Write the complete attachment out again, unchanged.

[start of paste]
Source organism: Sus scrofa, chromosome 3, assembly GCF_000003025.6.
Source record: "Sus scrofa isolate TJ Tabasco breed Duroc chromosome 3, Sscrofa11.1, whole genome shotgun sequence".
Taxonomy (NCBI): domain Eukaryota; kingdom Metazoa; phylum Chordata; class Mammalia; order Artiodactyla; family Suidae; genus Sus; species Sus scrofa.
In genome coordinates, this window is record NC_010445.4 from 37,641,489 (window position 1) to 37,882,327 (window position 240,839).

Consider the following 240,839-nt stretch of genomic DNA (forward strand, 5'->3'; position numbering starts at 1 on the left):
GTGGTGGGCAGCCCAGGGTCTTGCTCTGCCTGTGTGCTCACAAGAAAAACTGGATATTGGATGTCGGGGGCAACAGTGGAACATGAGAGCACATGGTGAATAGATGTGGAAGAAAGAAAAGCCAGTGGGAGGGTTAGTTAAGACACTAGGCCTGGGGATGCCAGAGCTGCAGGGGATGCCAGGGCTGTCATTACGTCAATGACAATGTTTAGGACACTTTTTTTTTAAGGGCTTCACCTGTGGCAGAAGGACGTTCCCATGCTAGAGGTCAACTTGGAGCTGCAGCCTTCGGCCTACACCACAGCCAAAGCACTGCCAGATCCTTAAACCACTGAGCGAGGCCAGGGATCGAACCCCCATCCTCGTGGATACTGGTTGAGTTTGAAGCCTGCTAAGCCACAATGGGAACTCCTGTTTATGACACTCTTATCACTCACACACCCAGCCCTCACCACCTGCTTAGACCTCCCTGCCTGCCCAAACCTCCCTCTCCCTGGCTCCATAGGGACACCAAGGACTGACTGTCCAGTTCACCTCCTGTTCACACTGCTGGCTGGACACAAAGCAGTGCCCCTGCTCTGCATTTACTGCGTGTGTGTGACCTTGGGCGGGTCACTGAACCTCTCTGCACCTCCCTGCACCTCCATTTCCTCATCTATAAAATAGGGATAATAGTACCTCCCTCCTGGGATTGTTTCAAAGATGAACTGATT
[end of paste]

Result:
Source organism: Sus scrofa, chromosome 3, assembly GCF_000003025.6.
Source record: "Sus scrofa isolate TJ Tabasco breed Duroc chromosome 3, Sscrofa11.1, whole genome shotgun sequence".
Taxonomy (NCBI): domain Eukaryota; kingdom Metazoa; phylum Chordata; class Mammalia; order Artiodactyla; family Suidae; genus Sus; species Sus scrofa.
In genome coordinates, this window is record NC_010445.4 from 37,641,489 (window position 1) to 37,882,327 (window position 240,839).

Consider the following 240,839-nt stretch of genomic DNA (forward strand, 5'->3'; position numbering starts at 1 on the left):
GTGGTGGGCAGCCCAGGGTCTTGCTCTGCCTGTGTGCTCACAAGAAAAACTGGATATTGGATGTCGGGGGCAACAGTGGAACATGAGAGCACATGGTGAATAGATGTGGAAGAAAGAAAAGCCAGTGGGAGGGTTAGTTAAGACACTAGGCCTGGGGATGCCAGAGCTGCAGGGGATGCCAGGGCTGTCATTACGTCAATGACAATGTTTAGGACACTTTTTTTTTAAGGGCTTCACCTGTGGCAGAAGGACGTTCCCATGCTAGAGGTCAACTTGGAGCTGCAGCCTTCGGCCTACACCACAGCCAAAGCACTGCCAGATCCTTAAACCACTGAGCGAGGCCAGGGATCGAACCCCCATCCTCGTGGATACTGGTTGAGTTTGAAGCCTGCTAAGCCACAATGGGAACTCCTGTTTATGACACTCTTATCACTCACACACCCAGCCCTCACCACCTGCTTAGACCTCCCTGCCTGCCCAAACCTCCCTCTCCCTGGCTCCATAGGGACACCAAGGACTGACTGTCCAGTTCACCTCCTGTTCACACTGCTGGCTGGACACAAAGCAGTGCCCCTGCTCTGCATTTACTGCGTGTGTGTGACCTTGGGCGGGTCACTGAACCTCTCTGCACCTCCCTGCACCTCCATTTCCTCATCTATAAAATAGGGATAATAGTACCTCCCTCCTGGGATTGTTTCAAAGATGAACTGATT